Buffalo, Milwaukee and Laguna Woods are among the eight cities recovering from an incident of gun violence between May 13-15, while Texas is reeling from the nation’s second-deadliest school shooting in the last 50 years.
By Edward Segal, Valley Life Editor
Twenty-one deaths at a school in Texas, as well as eight shootings throughout the country in a span of three days, brought about calls in the United States to find a solution to the problem that has plagued the country for decades.
Nineteen children and two teachers killed at Robb Elementary in Uvalde, Texas filled the news over the past week. Eight other shootings from Friday, May 13 through Sunday, May 15 that left 17 dead and 65 injured rattled the United States and put one of America’s core issues on full display once again.
According to Penn State Health, gun violence increased during the pandemic, rising by 30 percent.
“Researchers said that stress, domestic violence, lack of social interactions and greater access to firearms might have contributed to the increase,” reads the article.
California is one of only seven states completely banning assault weapons, according to the BBC. Despite this, the hate crime at the Taiwanese church in Laguna Woods — which left one dead and five injured — involved two 9 mm semiautomatic pistols, according to the LA Times.
The CDC reports that from 2014 through 2020, only Texas had more deaths from gun violence per 100,000 people than California. And according to U.S. News, 12,000 more people were injured or killed due to gun violence in the United States from March 2020 to March 2021, than from the year before. Shooting injuries and fatalities have only risen during the pandemic, and California has one of the worst rates of any state.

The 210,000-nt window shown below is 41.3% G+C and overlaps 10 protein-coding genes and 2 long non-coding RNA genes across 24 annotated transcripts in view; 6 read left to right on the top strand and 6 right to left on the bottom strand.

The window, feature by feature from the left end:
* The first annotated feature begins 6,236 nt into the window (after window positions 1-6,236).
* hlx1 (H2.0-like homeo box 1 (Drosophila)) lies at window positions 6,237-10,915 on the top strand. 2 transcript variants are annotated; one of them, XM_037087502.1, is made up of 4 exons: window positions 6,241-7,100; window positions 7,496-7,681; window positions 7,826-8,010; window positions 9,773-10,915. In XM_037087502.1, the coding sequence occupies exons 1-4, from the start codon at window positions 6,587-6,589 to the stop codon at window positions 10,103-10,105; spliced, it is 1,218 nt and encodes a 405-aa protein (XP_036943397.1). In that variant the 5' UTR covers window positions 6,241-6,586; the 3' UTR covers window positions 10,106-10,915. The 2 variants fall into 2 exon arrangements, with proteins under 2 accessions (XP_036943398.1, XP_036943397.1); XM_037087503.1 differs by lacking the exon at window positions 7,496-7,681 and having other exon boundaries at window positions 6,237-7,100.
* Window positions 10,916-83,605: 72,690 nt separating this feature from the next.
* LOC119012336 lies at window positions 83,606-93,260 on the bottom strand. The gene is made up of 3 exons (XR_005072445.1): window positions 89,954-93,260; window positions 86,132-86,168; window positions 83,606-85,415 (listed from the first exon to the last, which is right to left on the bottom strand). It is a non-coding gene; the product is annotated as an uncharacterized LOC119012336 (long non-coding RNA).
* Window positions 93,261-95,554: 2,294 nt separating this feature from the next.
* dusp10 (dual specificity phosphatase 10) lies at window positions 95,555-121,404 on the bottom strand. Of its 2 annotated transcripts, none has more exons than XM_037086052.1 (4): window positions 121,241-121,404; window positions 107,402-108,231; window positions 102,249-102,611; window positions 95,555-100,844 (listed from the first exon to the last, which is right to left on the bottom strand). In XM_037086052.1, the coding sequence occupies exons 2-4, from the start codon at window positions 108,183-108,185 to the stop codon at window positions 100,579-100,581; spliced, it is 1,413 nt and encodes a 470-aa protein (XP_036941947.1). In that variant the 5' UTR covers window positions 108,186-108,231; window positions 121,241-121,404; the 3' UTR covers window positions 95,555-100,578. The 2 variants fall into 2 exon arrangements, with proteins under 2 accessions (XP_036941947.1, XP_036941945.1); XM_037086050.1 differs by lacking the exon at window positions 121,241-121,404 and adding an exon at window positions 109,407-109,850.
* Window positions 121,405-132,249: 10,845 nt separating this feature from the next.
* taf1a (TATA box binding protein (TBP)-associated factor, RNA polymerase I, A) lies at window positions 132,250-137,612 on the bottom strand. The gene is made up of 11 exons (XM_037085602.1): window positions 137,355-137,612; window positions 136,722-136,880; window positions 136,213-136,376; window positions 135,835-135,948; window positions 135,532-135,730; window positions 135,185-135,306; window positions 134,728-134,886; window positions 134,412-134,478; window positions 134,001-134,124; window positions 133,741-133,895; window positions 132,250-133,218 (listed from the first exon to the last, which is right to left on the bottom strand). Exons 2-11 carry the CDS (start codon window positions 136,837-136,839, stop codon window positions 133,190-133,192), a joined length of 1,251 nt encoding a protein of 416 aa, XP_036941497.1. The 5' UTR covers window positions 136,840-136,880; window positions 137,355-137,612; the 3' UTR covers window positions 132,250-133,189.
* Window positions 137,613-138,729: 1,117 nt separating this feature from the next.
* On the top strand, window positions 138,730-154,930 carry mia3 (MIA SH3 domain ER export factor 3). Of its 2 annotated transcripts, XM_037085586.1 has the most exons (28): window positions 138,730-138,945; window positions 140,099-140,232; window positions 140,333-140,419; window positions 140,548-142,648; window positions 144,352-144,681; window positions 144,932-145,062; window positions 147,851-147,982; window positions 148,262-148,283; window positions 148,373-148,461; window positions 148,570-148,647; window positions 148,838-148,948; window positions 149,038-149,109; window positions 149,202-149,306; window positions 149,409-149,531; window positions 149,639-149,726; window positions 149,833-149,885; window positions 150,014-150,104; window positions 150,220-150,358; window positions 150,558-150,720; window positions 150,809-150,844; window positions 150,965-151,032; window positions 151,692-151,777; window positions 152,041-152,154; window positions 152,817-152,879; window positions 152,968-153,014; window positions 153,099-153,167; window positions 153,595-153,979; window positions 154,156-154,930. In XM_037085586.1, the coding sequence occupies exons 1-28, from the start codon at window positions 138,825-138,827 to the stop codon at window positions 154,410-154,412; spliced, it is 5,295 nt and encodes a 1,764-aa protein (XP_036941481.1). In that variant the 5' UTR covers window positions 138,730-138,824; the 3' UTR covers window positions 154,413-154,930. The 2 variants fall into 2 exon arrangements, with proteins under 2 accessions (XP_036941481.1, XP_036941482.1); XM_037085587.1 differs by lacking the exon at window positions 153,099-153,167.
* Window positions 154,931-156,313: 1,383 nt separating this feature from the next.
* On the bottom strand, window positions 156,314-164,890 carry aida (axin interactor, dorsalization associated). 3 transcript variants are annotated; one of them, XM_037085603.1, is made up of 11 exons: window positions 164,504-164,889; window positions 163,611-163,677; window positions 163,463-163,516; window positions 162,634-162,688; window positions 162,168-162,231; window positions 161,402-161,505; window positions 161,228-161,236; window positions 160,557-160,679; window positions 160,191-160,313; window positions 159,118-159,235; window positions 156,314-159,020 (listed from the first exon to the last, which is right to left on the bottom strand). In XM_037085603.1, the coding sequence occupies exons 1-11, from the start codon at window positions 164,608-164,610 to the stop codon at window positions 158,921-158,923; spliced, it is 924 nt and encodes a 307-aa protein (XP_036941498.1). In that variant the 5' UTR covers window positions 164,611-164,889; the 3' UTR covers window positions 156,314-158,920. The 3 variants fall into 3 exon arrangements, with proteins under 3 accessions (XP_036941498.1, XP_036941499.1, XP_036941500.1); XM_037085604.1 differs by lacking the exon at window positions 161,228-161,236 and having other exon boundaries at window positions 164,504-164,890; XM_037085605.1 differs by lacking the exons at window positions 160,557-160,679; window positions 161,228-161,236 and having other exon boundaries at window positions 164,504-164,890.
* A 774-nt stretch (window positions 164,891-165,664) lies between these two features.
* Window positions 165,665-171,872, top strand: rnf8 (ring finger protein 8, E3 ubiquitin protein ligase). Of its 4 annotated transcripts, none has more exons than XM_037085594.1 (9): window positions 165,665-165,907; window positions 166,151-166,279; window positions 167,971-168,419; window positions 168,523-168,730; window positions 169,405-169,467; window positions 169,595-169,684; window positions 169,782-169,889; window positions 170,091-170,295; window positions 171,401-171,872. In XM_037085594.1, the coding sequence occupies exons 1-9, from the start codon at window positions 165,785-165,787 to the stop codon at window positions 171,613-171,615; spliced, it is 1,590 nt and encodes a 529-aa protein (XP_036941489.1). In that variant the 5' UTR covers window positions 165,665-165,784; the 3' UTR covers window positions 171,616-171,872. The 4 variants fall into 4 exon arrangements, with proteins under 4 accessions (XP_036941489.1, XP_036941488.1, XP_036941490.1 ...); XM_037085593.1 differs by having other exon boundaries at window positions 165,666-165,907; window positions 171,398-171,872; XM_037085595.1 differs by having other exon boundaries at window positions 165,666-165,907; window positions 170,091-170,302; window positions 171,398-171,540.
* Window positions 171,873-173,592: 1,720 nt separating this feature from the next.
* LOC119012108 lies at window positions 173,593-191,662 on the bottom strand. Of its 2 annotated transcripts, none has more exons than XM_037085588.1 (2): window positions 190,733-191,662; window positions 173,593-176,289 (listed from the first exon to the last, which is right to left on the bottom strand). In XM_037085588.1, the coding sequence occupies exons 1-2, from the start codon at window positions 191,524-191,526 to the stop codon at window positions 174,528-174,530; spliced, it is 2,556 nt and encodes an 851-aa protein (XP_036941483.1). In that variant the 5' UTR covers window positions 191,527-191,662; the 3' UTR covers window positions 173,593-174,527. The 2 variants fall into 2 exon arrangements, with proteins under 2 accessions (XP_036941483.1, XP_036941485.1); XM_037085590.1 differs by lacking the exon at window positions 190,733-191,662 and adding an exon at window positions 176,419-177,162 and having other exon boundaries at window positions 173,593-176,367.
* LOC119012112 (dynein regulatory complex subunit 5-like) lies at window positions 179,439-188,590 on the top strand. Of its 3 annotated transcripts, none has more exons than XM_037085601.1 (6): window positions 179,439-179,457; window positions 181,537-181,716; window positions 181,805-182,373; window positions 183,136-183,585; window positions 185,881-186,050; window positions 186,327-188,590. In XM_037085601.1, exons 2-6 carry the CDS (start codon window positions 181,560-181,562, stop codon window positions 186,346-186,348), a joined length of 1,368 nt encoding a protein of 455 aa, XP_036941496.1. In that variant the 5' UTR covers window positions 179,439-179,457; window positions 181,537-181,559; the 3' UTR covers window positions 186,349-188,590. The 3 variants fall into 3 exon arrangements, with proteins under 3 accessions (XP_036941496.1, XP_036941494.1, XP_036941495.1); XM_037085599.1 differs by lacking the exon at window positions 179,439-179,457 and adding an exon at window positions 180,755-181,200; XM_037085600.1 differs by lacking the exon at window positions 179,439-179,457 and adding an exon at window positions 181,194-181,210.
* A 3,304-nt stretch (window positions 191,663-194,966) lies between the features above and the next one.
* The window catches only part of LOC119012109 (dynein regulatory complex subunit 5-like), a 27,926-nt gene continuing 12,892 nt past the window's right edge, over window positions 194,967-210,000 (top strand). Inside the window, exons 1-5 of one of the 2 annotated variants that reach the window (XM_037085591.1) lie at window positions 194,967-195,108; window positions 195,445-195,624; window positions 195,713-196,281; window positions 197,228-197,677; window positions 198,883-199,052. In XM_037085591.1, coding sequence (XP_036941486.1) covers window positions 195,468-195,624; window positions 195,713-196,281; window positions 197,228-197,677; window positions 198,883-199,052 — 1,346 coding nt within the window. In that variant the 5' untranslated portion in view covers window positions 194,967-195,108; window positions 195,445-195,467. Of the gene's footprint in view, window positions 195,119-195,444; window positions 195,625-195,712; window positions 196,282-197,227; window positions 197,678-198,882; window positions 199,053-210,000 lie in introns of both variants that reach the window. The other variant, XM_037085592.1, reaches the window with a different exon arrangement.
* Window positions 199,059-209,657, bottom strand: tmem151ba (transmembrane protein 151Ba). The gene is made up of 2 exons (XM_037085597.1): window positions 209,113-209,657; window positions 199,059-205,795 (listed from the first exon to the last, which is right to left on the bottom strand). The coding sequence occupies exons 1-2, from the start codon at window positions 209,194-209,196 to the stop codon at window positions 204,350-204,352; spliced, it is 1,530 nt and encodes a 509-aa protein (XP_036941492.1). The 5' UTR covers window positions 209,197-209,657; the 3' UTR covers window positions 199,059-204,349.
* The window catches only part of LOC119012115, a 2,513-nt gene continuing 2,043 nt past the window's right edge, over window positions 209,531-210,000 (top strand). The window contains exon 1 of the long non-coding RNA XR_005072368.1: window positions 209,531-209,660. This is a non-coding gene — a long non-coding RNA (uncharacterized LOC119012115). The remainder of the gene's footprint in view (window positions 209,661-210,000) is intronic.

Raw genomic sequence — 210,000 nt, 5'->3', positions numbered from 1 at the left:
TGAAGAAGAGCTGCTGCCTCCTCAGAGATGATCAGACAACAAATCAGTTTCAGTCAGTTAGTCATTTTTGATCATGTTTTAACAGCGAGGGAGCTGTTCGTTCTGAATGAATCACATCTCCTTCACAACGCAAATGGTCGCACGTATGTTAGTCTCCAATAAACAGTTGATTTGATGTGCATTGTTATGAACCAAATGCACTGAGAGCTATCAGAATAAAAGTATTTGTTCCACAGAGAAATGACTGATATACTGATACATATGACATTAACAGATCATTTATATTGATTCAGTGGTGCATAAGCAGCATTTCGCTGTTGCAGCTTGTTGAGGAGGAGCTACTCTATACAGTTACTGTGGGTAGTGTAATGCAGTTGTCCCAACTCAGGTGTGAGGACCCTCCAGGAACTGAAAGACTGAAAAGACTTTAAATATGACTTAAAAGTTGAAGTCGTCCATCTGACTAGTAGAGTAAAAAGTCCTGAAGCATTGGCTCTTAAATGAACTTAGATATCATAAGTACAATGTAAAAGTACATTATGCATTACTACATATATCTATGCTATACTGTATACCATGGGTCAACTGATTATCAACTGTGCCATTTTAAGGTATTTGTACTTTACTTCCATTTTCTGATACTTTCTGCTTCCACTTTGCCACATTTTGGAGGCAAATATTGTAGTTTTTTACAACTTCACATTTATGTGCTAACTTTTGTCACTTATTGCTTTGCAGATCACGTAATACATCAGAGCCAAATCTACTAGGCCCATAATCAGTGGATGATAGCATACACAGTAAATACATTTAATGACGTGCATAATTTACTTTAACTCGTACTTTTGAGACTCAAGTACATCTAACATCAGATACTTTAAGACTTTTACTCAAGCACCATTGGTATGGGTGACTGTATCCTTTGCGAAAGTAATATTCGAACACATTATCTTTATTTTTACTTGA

The Valley College website contains a pamphlet with instructions on what to do in various emergencies, including earthquakes, fires and even terrorist attacks. Shootings are listed separately from the brochure, requiring an extra amount of vigilance and safety precautions.
If an active shooter is present or gunshots are heard, students and staff are asked to use their instincts and do one of three things per the Valley website.
Those who are outdoors and can safely escape should do so, finding a secure location where they can stay until law enforcement clears the campus. For those who are unable to escape, hiding or locking down in a room are the safest options. People must get far from the shooter, conceal themselves and put barriers in front of the door if they are inside. As a last resort, students and staff must be prepared to fight.
Valley is currently in the process of negotiating a new contract with the sheriff’s department. President Barry Gribbons emphasizes the importance of not only having the sheriffs prepared in the event of an active shooter, but everyone on campus having the proper training.
“Valley College has a contract with the LA County Sheriff's Department,” said Gribbons. “The sheriff's department would be the lead entity responding to any similar issues at Valley College, as is true with any community college in the district. While the sheriff's department has a long history with training for a variety of incidents, we should always look for opportunities to continue to evaluate our processes and ensure that we’re continuing to train on a variety of incidents.”